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View Full Version : A Requiem for a Housing Bubble



richardchan2002
08-30-2006, 10:44 AM
http://www.sprott.com/pdf/marketsataglance/08-2006.pdf

benyl
08-30-2006, 10:51 AM
all forecasts suggest that Canada will not follow the American bubble.

is300izo
08-30-2006, 10:59 AM
Very interesting article and actually kinda scary. The only thing in my opinion that will save Alberta from seeing the same bubble burst as the US is obviously our crazy economy due to oil and gas. I do think that things are slowing down a bit but there is just too much money being made in this province to allow the rising real estate market to fall. On the other hand if oil prices drop then we are all going down but luckily the US govt will not let that happen so I think that we pretty safe for now. The article does raise a interesting point though, how much money can you make before you say 'ok i need to sell' or 'lets just hold on for a little bit longer and see if we can make some more'.

Tik-Tok
08-30-2006, 11:19 AM
Whatever. If my house price dropped in half... it's doubled since I bought it, so as long as it doesn't go below $200g, I could care less. I'll probably be living in this place for another decade anyways.

I wouldn't be able to find a better place if I tried. 1900sq.ft living space, triple bay garage, r.v. pad (turned into both project car parking, and dog run), and still have a bigger yard then most new developments.

richardchan2002
08-30-2006, 12:02 PM
I think it's anyone's best guess as to whether Canada will follow the US. But historically Canada is usually not far behind. It might be just misplaced hope on my part - I'm looking to buy so I'm hoping for prices to fall.

I think it could happen really fast when/if it does happen. If consumer confidence falls, and interest rates rise, it could be pretty interesting. Plus, what happens when housing inventories in Calgary get to the levels in the US?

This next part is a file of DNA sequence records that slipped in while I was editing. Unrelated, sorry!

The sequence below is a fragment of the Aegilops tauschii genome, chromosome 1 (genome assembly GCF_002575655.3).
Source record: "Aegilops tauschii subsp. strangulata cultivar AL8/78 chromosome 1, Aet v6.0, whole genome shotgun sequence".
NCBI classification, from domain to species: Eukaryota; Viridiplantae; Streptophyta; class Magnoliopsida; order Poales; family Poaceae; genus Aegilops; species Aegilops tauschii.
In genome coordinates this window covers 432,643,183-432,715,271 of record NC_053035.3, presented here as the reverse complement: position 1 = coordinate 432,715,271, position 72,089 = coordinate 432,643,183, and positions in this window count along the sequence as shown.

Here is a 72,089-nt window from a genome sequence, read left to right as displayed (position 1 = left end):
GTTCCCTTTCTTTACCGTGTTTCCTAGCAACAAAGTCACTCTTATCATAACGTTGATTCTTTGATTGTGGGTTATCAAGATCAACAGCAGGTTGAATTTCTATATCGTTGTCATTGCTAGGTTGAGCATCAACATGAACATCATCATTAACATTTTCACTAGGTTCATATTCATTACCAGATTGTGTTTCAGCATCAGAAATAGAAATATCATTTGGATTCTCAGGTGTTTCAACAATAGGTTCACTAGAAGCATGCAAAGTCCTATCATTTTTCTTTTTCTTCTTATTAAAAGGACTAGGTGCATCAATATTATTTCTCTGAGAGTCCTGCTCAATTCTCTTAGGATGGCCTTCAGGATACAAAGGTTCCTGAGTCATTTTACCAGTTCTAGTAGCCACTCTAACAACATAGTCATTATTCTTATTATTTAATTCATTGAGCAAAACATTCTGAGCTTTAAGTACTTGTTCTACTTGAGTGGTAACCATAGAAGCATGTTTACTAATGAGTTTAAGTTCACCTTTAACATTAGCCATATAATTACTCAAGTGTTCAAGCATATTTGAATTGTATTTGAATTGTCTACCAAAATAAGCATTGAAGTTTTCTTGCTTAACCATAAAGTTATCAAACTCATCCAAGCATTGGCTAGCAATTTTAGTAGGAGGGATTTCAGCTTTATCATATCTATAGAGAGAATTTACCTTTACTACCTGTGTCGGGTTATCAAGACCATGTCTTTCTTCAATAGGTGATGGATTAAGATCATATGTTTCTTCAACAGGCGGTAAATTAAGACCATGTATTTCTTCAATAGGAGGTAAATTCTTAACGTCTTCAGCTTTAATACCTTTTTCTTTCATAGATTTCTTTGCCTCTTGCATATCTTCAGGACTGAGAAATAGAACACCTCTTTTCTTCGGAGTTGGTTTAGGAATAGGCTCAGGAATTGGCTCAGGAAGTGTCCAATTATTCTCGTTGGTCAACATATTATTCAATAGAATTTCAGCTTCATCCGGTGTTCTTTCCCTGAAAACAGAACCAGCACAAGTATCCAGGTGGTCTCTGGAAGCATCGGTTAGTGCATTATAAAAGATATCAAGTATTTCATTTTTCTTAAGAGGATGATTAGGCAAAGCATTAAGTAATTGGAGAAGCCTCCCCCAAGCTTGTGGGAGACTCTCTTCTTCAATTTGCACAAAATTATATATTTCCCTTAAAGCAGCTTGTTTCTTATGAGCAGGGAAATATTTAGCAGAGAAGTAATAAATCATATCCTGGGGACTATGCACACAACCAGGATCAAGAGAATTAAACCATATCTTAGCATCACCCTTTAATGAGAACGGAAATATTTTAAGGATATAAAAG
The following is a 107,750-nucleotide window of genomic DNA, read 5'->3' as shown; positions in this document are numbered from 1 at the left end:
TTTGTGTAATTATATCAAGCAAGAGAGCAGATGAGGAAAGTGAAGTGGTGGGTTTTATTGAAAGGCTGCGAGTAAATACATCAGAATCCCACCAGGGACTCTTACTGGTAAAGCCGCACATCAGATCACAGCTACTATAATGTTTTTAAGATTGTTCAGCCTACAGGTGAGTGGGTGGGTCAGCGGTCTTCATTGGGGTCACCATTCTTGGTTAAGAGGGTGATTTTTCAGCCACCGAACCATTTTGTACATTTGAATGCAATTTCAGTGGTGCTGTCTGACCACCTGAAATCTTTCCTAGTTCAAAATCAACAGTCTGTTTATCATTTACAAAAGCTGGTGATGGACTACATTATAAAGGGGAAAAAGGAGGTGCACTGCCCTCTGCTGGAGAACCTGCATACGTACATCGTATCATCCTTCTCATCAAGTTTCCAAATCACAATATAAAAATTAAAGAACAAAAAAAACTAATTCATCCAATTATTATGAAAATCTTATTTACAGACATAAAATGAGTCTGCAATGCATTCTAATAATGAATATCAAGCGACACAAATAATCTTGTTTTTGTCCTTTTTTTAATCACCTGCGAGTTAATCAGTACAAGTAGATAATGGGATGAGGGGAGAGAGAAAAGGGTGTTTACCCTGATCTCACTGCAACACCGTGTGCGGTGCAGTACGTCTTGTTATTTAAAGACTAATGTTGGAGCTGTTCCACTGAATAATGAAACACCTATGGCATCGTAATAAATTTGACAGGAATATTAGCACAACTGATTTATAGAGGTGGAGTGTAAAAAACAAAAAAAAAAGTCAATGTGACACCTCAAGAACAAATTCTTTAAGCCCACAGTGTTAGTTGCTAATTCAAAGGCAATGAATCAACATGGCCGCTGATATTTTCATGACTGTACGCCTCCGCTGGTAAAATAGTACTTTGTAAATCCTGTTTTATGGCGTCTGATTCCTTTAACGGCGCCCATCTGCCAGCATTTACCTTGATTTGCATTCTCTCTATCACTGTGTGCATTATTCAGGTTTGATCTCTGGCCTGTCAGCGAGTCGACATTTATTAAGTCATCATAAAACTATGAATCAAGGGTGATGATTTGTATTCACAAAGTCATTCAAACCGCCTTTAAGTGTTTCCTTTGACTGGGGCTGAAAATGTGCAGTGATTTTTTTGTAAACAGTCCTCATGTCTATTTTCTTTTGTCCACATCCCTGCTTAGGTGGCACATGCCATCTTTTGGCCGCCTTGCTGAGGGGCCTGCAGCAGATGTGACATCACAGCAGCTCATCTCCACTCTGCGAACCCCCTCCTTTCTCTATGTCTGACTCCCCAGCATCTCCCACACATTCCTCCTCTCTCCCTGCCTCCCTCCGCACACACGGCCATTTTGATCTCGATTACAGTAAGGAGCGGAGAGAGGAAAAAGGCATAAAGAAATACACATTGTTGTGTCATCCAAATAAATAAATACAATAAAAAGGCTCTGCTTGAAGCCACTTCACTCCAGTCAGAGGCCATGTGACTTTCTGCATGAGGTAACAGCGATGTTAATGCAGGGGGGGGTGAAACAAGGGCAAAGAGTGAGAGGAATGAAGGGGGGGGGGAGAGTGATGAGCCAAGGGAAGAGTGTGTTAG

googe
08-30-2006, 12:26 PM
oh ffs not another one :banghead:

richardchan2002
08-30-2006, 12:39 PM
^ Sorry dude. Just thought it was an interesting read is all.

dericer
08-30-2006, 12:55 PM
Originally posted by richardchan2002
I think it's anyone's best guess as to whether Canada will follow the US. But historically Canada is usually not far behind. It might be just misplaced hope on my part - I'm looking to buy so I'm hoping for prices to fall.

I think it could happen really fast when/if it does happen. If consumer confidence falls, and interest rates rise, it could be pretty interesting. Plus, what happens when housing inventories in Calgary get to the levels in the US?

This is a new era though. Now the US has reduced their overall trading partners by 12%, and the majority of parnters that do large volume trading with the US are militarily dependant on them aswell.

Combine that with China no longer using US Bonds by 2010 (However 2008 has been reported), and many other nations stopping their use of US bonds, the US's over inflation of Gold is really starting to bite them.

Canada is amking a strong attempt to limit our overall dependance on the US. Whether it be as a major energy supplier (Non Hydro of course), and our initial entrance into the EU.

Canada is slowly diversifying away from the US. Now does that mean we will have a contigency plan when the US does collapse?

Let's just hope Harper isn't in office when it happens, because what ever we end up giving as aid to the US, we won't see back.

max_boost
08-30-2006, 04:21 PM
Most people are worried about not having enough of a downpayment. You Richard Sir have over 25%. What the hell are you waiting for. haha You know my take. BUY NOW. haha :D :thumbsup:

sputnik
08-31-2006, 08:11 AM
Originally posted by dericer
Let's just hope Harper isn't in office when it happens, because what ever we end up giving as aid to the US, we won't see back.

Do you really think that Harper is just going to give the US money?

Sure. The Conservative government might support the US more than the Liberals/NDP, but remember that the Conservatives are also fiscally conservative (i.e. CHEAP). I wouldnt expect the current feds to start shelling out cash to the south.